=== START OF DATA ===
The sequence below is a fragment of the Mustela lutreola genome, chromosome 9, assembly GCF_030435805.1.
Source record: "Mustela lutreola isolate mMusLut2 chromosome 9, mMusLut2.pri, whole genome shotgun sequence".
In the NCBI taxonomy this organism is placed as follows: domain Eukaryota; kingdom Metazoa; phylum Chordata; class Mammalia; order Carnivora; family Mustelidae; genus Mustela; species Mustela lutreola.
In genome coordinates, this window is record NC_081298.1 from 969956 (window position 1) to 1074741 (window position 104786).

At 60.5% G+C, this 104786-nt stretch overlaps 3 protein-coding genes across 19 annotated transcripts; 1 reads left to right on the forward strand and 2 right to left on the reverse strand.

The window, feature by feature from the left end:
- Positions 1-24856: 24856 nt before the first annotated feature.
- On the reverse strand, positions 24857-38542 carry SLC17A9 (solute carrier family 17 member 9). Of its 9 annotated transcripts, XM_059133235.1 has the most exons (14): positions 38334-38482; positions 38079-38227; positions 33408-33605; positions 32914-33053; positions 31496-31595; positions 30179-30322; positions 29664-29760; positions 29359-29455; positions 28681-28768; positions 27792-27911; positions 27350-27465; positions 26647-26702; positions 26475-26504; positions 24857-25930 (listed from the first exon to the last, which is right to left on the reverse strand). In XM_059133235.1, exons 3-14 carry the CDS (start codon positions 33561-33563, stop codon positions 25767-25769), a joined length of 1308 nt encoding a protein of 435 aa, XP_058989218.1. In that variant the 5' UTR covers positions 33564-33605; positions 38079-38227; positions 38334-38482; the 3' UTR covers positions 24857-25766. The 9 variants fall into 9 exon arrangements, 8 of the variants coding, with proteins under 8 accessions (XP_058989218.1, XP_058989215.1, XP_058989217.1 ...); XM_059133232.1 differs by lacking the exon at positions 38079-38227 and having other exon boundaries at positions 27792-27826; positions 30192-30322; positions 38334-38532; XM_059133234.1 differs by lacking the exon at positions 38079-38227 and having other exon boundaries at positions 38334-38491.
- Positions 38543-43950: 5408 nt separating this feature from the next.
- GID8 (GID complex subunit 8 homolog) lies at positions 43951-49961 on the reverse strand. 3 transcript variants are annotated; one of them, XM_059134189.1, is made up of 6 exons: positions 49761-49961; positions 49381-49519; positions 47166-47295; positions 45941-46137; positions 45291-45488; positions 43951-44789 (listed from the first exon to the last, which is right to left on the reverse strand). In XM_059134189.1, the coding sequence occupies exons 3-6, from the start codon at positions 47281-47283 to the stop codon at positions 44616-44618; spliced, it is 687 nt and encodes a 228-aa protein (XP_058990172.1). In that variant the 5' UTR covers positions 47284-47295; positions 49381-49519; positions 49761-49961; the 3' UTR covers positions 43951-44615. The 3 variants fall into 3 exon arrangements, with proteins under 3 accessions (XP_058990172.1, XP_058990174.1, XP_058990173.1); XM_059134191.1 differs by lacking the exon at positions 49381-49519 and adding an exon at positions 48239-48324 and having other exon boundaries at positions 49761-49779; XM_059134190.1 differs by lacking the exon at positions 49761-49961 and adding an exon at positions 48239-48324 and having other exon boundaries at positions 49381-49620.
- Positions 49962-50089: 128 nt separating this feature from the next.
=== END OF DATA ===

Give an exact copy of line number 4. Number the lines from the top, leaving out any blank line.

In genome coordinates, this window is record NC_081298.1 from 969956 (window position 1) to 1074741 (window position 104786).